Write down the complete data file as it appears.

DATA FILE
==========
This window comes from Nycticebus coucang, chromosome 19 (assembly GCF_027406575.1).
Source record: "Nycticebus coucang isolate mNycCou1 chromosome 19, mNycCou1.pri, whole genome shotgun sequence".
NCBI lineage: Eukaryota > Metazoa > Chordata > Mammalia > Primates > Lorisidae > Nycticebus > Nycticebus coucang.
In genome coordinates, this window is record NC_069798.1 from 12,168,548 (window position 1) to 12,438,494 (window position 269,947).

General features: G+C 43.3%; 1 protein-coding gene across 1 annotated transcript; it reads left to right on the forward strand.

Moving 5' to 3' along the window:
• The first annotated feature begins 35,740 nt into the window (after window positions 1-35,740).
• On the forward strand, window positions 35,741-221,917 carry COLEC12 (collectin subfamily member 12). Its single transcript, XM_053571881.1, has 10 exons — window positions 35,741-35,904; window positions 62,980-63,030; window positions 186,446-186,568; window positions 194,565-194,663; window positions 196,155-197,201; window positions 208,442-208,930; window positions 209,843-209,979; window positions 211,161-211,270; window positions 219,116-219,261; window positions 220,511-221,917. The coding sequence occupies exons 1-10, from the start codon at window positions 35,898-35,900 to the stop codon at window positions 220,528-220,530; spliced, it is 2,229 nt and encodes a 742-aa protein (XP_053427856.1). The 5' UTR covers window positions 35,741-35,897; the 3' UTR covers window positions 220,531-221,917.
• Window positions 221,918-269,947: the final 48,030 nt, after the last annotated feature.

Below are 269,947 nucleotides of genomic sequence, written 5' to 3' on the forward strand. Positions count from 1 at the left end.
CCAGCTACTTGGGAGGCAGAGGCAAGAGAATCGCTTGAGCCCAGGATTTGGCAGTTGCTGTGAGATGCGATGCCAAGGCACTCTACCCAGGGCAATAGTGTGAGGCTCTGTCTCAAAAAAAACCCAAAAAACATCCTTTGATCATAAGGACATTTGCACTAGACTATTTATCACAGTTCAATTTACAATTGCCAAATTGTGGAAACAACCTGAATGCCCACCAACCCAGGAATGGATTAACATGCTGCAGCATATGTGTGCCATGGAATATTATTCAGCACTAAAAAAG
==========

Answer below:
This window comes from Nycticebus coucang, chromosome 19 (assembly GCF_027406575.1).
Source record: "Nycticebus coucang isolate mNycCou1 chromosome 19, mNycCou1.pri, whole genome shotgun sequence".
NCBI lineage: Eukaryota > Metazoa > Chordata > Mammalia > Primates > Lorisidae > Nycticebus > Nycticebus coucang.
In genome coordinates, this window is record NC_069798.1 from 12,168,548 (window position 1) to 12,438,494 (window position 269,947).

General features: G+C 43.3%; 1 protein-coding gene across 1 annotated transcript; it reads left to right on the forward strand.

Moving 5' to 3' along the window:
• The first annotated feature begins 35,740 nt into the window (after window positions 1-35,740).
• On the forward strand, window positions 35,741-221,917 carry COLEC12 (collectin subfamily member 12). Its single transcript, XM_053571881.1, has 10 exons — window positions 35,741-35,904; window positions 62,980-63,030; window positions 186,446-186,568; window positions 194,565-194,663; window positions 196,155-197,201; window positions 208,442-208,930; window positions 209,843-209,979; window positions 211,161-211,270; window positions 219,116-219,261; window positions 220,511-221,917. The coding sequence occupies exons 1-10, from the start codon at window positions 35,898-35,900 to the stop codon at window positions 220,528-220,530; spliced, it is 2,229 nt and encodes a 742-aa protein (XP_053427856.1). The 5' UTR covers window positions 35,741-35,897; the 3' UTR covers window positions 220,531-221,917.
• Window positions 221,918-269,947: the final 48,030 nt, after the last annotated feature.

Below are 269,947 nucleotides of genomic sequence, written 5' to 3' on the forward strand. Positions count from 1 at the left end.
CCAGCTACTTGGGAGGCAGAGGCAAGAGAATCGCTTGAGCCCAGGATTTGGCAGTTGCTGTGAGATGCGATGCCAAGGCACTCTACCCAGGGCAATAGTGTGAGGCTCTGTCTCAAAAAAAACCCAAAAAACATCCTTTGATCATAAGGACATTTGCACTAGACTATTTATCACAGTTCAATTTACAATTGCCAAATTGTGGAAACAACCTGAATGCCCACCAACCCAGGAATGGATTAACATGCTGCAGCATATGTGTGCCATGGAATATTATTCAGCACTAAAAAAG